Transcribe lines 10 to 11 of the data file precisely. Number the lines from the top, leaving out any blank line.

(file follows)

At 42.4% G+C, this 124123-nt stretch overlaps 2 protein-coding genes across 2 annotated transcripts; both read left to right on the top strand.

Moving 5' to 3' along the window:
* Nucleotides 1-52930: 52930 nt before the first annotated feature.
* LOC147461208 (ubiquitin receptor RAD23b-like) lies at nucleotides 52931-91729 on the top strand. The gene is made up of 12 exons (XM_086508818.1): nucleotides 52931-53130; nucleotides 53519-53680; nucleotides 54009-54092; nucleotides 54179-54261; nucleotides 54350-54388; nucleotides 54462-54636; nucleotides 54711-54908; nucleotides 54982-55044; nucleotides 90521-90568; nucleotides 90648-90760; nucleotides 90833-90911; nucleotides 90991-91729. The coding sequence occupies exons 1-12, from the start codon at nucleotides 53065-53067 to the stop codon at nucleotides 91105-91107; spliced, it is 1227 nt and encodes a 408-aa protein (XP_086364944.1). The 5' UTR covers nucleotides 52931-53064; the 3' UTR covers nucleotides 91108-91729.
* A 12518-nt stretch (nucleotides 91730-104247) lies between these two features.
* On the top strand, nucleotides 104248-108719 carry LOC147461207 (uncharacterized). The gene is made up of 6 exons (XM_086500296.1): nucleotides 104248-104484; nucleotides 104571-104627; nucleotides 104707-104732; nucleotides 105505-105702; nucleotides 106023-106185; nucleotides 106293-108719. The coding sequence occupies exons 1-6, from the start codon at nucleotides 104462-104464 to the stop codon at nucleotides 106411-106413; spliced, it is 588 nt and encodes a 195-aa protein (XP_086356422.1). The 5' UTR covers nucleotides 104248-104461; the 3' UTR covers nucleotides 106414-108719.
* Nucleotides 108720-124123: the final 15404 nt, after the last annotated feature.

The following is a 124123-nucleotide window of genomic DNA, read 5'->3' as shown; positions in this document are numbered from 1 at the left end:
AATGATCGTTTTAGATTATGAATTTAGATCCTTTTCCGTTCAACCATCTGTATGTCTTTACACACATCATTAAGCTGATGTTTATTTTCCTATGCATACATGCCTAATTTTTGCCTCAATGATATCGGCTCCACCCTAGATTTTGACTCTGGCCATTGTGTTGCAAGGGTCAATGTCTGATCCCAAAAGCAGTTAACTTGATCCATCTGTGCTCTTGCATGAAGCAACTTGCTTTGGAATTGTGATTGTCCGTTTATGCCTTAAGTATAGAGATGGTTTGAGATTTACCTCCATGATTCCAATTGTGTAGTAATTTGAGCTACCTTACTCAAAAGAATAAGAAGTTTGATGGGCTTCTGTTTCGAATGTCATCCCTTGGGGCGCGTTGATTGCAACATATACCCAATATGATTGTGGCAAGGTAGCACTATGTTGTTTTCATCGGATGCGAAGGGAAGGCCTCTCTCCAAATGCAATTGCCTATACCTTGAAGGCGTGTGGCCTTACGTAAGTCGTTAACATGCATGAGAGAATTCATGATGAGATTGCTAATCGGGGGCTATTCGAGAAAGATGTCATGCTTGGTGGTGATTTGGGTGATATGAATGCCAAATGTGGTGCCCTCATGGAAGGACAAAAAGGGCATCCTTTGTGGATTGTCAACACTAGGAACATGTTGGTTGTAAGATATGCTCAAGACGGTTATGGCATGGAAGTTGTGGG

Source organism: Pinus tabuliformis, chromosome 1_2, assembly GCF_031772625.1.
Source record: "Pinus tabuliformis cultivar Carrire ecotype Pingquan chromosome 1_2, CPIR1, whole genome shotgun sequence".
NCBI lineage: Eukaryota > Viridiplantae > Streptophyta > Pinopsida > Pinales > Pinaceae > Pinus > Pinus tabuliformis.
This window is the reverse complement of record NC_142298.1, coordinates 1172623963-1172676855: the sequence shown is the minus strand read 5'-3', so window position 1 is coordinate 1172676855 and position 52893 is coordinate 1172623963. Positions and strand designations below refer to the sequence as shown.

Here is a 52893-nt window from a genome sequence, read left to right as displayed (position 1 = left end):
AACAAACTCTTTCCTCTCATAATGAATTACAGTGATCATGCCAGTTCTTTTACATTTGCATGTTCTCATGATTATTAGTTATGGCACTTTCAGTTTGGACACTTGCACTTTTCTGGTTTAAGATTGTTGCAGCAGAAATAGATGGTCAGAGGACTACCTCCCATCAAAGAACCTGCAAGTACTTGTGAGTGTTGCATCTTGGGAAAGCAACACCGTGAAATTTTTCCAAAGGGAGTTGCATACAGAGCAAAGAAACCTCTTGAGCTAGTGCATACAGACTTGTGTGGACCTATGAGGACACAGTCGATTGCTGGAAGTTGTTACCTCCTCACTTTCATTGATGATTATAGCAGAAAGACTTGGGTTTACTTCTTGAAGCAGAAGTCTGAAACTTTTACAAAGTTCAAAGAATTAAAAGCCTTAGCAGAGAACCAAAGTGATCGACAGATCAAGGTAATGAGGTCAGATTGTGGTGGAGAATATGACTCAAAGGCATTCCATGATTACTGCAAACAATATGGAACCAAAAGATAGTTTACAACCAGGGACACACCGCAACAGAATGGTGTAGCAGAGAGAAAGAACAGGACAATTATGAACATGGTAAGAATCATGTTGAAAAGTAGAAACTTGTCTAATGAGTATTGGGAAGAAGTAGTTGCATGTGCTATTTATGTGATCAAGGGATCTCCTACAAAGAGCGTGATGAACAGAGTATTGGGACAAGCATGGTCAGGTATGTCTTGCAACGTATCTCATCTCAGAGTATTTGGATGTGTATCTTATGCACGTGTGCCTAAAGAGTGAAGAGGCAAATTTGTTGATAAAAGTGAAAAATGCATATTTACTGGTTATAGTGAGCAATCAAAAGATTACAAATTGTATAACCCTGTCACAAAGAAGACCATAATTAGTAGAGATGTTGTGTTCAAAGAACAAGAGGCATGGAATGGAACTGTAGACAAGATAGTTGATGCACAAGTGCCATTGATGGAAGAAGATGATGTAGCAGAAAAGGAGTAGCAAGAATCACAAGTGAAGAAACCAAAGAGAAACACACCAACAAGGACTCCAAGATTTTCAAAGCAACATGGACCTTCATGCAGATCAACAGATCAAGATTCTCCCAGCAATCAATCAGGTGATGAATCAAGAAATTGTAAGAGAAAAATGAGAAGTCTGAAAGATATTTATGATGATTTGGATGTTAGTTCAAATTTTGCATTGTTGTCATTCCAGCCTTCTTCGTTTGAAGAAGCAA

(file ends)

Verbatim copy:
Source organism: Pinus tabuliformis, chromosome 1_2, assembly GCF_031772625.1.
Source record: "Pinus tabuliformis cultivar Carrire ecotype Pingquan chromosome 1_2, CPIR1, whole genome shotgun sequence".